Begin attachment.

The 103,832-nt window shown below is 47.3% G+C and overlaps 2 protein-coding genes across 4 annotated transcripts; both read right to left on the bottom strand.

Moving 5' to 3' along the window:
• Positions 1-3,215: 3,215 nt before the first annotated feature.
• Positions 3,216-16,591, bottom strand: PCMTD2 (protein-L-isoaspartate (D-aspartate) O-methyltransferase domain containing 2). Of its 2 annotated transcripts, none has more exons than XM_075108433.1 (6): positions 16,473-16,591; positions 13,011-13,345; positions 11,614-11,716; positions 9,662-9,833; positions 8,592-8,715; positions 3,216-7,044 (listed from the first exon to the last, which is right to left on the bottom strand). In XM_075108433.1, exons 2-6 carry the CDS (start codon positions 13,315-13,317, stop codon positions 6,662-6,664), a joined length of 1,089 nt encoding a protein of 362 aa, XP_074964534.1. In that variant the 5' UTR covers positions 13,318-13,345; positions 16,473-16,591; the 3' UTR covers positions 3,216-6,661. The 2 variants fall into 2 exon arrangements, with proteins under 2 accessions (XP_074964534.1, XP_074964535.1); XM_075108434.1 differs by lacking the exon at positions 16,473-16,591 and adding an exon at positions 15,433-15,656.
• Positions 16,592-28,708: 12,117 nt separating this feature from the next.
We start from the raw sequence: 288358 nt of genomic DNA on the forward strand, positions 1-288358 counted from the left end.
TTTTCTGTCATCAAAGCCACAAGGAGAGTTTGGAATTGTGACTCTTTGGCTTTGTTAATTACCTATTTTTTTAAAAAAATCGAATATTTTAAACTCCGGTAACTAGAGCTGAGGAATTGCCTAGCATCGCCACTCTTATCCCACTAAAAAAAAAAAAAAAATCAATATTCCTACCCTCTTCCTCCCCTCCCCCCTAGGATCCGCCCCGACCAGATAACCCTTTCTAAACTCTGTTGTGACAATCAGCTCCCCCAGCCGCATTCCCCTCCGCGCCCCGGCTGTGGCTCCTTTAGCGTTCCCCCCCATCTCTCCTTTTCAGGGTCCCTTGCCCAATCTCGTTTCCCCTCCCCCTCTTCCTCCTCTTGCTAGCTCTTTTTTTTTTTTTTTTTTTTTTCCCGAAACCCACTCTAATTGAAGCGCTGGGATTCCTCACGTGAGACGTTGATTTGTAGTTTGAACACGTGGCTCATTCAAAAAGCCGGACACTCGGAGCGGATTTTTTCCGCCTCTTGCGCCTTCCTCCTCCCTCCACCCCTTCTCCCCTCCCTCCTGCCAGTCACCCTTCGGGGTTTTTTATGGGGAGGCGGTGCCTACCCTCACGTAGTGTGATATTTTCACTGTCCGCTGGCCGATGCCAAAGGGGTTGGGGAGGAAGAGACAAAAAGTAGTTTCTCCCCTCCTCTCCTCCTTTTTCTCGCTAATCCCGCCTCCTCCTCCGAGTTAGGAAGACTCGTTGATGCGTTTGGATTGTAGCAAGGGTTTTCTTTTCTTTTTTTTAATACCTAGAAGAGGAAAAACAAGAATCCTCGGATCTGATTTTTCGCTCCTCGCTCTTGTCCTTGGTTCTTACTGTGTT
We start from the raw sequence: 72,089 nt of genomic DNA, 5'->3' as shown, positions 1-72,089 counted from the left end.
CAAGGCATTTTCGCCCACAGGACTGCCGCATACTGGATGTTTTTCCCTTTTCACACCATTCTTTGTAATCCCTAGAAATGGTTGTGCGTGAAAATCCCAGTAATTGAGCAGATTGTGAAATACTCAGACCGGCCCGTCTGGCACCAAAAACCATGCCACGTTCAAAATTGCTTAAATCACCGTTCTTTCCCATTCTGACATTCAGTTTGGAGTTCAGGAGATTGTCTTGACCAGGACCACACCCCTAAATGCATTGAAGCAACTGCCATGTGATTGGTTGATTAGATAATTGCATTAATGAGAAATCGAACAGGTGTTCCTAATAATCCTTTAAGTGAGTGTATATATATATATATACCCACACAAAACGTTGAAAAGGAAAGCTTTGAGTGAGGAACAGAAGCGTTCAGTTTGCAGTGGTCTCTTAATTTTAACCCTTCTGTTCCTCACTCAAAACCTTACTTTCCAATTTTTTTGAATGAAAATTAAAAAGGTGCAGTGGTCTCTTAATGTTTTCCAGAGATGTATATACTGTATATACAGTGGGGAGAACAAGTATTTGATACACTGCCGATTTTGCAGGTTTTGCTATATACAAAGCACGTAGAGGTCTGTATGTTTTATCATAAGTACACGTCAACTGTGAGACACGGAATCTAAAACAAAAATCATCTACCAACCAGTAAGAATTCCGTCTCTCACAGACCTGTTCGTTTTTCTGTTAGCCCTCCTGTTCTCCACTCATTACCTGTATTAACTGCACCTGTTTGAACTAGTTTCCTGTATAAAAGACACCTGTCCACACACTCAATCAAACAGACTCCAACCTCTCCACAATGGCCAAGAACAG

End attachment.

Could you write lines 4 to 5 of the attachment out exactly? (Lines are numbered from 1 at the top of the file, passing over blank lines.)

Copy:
• Positions 3,216-16,591, bottom strand: PCMTD2 (protein-L-isoaspartate (D-aspartate) O-methyltransferase domain containing 2). Of its 2 annotated transcripts, none has more exons than XM_075108433.1 (6): positions 16,473-16,591; positions 13,011-13,345; positions 11,614-11,716; positions 9,662-9,833; positions 8,592-8,715; positions 3,216-7,044 (listed from the first exon to the last, which is right to left on the bottom strand). In XM_075108433.1, exons 2-6 carry the CDS (start codon positions 13,315-13,317, stop codon positions 6,662-6,664), a joined length of 1,089 nt encoding a protein of 362 aa, XP_074964534.1. In that variant the 5' UTR covers positions 13,318-13,345; positions 16,473-16,591; the 3' UTR covers positions 3,216-6,661. The 2 variants fall into 2 exon arrangements, with proteins under 2 accessions (XP_074964534.1, XP_074964535.1); XM_075108434.1 differs by lacking the exon at positions 16,473-16,591 and adding an exon at positions 15,433-15,656.
• Positions 16,592-28,708: 12,117 nt separating this feature from the next.